air china cargo © Studioportosabbia
© Studioportosabbia

China’s airfreight capacity has risen above pre-Shanghai lockdown levels, but there’s been no big uptick in demand so far, forwarders say, even while rates creep up.

According to Steve Saxon, partner at McKinsey, the lockdowns in Shanghai led to cargo being unable to get to the airport, as well as a lack of handlers.

He explained on social media: “At the trough, we saw 80% less air cargo capacity in Shanghai. China-wide, this translated to a 20% decline in air cargo capacity.”

Indeed, the capacity drop apparently affected Hong Kong volumes in May, with Hong Kong International Airport (HKIA) reporting a 15% year-on-year drop in exports, with overall throughput down 9.7% to 365,000 tonnes.

HKIA said the fall in volumes was due to “continuing geopolitical tensions in Europe and disruptions to global supply chains caused by the pandemic”.

Nevertheless, Mr Saxon added: “With lockdowns lifting, capacity has raced back, and is above pre-crisis levels on all major trades.”

The end of restrictions in Shanghai prompted an initial busy period for airfreight, one Chinese forwarder noted, but he said the market has since softened and demand was currently “nothing really special”.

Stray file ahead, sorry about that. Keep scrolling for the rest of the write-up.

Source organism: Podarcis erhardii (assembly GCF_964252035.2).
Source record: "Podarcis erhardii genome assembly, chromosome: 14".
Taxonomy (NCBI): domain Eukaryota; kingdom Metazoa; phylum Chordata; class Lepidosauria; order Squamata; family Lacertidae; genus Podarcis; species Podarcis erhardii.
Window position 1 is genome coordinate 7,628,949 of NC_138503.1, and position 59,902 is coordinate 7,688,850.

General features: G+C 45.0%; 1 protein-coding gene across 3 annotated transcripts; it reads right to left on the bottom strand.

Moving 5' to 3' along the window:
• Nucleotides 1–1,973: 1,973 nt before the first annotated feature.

Jimmy Hu, business development manager at YAD Supply Chain Logistics, said airfreight demand ex-China was “not as strong as expected”.

He told The Loadstar: “The retaliatory rebound does not seem to have occurred. Instead, our experience is there is excess capacity in the market.

“Capacity is back to normal, and there’s no problem with operations – most flights are departing on time.

“However, although customer demand for airfreight is not as strong as expected, the energy shortage caused by the war between Russia and Ukraine means freight rates are likely to remain on the high side.”

Mr Hu said rates from China’s main hubs had slightly increased this week by around $0.3 per kg, with approximate all-in rates for bulk shipments of more than 100kg to the US of $5-$6 per kg, depending on the airline, while all-in rates to Europe were around $8-$9 per kg.

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